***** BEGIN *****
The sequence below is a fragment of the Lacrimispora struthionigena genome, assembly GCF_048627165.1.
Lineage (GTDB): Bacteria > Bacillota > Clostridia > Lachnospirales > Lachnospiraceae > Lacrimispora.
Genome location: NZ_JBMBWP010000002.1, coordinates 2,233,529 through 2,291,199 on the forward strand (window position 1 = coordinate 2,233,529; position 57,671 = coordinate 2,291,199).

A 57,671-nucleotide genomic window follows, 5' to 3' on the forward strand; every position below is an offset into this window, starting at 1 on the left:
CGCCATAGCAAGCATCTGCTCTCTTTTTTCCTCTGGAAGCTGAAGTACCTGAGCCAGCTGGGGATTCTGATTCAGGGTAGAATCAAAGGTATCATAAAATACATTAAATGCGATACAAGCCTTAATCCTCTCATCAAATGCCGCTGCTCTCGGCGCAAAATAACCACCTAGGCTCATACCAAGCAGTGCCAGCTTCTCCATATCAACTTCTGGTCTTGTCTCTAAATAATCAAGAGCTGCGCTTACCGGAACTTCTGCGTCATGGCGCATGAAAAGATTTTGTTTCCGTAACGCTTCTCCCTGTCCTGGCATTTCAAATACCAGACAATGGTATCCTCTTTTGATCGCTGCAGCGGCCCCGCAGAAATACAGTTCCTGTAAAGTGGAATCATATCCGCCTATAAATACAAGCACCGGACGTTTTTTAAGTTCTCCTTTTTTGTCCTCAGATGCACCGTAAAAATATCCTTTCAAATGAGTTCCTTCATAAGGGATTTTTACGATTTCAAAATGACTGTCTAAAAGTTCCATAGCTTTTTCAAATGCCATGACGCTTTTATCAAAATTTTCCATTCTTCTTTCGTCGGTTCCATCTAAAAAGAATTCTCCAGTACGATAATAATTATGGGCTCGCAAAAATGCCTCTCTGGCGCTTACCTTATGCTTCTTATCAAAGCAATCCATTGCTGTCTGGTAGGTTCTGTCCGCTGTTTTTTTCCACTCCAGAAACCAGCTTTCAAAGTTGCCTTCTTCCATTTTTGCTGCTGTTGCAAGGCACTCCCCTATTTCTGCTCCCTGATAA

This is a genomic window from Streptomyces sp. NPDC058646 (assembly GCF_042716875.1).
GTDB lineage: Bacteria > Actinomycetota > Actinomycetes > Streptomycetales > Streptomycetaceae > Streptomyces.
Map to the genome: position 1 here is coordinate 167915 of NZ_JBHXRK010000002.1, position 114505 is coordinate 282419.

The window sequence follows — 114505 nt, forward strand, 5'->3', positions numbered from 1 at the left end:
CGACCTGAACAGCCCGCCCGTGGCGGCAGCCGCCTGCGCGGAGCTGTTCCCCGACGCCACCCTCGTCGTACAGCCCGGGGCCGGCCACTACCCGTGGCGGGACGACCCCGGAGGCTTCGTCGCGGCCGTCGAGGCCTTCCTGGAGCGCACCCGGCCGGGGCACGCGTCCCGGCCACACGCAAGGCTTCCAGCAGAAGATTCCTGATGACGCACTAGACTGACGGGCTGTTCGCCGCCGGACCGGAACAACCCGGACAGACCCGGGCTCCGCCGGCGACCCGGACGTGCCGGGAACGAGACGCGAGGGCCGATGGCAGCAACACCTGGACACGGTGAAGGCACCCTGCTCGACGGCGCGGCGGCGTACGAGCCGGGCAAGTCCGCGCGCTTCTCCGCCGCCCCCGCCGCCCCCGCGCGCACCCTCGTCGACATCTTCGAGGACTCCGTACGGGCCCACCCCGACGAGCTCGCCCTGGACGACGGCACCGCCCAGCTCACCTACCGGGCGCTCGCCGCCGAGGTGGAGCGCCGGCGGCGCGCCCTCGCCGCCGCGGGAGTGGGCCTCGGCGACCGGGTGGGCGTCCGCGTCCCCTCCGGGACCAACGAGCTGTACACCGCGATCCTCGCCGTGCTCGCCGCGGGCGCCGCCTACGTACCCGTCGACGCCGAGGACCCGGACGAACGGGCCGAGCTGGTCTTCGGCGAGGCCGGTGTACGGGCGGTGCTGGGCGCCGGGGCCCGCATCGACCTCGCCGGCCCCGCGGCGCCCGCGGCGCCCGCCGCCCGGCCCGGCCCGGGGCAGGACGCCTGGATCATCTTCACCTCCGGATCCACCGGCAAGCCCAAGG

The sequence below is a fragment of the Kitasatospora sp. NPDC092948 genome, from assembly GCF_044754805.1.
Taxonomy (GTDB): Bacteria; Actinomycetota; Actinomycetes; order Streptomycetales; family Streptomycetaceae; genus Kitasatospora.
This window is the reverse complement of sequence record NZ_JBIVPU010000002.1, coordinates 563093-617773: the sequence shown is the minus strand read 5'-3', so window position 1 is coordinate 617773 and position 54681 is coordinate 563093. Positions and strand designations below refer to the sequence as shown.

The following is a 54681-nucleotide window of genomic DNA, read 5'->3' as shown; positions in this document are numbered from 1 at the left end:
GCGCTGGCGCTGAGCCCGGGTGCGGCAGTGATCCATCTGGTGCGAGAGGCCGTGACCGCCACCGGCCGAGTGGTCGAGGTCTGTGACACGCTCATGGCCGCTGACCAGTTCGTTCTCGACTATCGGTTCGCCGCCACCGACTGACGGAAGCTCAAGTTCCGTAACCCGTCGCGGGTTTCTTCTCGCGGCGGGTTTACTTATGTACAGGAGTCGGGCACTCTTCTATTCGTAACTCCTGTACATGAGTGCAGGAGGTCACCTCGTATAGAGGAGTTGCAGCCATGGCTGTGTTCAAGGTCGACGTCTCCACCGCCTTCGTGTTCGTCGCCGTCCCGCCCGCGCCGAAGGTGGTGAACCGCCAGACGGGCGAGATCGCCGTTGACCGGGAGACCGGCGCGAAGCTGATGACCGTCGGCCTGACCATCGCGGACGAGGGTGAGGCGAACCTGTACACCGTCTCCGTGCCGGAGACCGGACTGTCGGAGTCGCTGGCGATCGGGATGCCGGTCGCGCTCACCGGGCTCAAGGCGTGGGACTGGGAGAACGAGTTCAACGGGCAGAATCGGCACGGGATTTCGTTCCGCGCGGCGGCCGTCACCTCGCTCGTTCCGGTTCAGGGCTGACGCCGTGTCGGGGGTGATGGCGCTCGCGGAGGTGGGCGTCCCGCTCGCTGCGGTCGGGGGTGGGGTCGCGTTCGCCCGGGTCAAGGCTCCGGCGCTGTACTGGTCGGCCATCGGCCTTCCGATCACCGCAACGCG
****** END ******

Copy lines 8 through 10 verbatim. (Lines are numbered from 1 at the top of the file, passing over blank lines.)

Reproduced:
Map to the genome: position 1 here is coordinate 167915 of NZ_JBHXRK010000002.1, position 114505 is coordinate 282419.

The window sequence follows — 114505 nt, forward strand, 5'->3', positions numbered from 1 at the left end:
CGACCTGAACAGCCCGCCCGTGGCGGCAGCCGCCTGCGCGGAGCTGTTCCCCGACGCCACCCTCGTCGTACAGCCCGGGGCCGGCCACTACCCGTGGCGGGACGACCCCGGAGGCTTCGTCGCGGCCGTCGAGGCCTTCCTGGAGCGCACCCGGCCGGGGCACGCGTCCCGGCCACACGCAAGGCTTCCAGCAGAAGATTCCTGATGACGCACTAGACTGACGGGCTGTTCGCCGCCGGACCGGAACAACCCGGACAGACCCGGGCTCCGCCGGCGACCCGGACGTGCCGGGAACGAGACGCGAGGGCCGATGGCAGCAACACCTGGACACGGTGAAGGCACCCTGCTCGACGGCGCGGCGGCGTACGAGCCGGGCAAGTCCGCGCGCTTCTCCGCCGCCCCCGCCGCCCCCGCGCGCACCCTCGTCGACATCTTCGAGGACTCCGTACGGGCCCACCCCGACGAGCTCGCCCTGGACGACGGCACCGCCCAGCTCACCTACCGGGCGCTCGCCGCCGAGGTGGAGCGCCGGCGGCGCGCCCTCGCCGCCGCGGGAGTGGGCCTCGGCGACCGGGTGGGCGTCCGCGTCCCCTCCGGGACCAACGAGCTGTACACCGCGATCCTCGCCGTGCTCGCCGCGGGCGCCGCCTACGTACCCGTCGACGCCGAGGACCCGGACGAACGGGCCGAGCTGGTCTTCGGCGAGGCCGGTGTACGGGCGGTGCTGGGCGCCGGGGCCCGCATCGACCTCGCCGGCCCCGCGGCGCCCGCGGCGCCCGCCGCCCGGCCCGGCCCGGGGCAGGACGCCTGGATCATCTTCACCTCCGGATCCACCGGCAAGCCCAAGG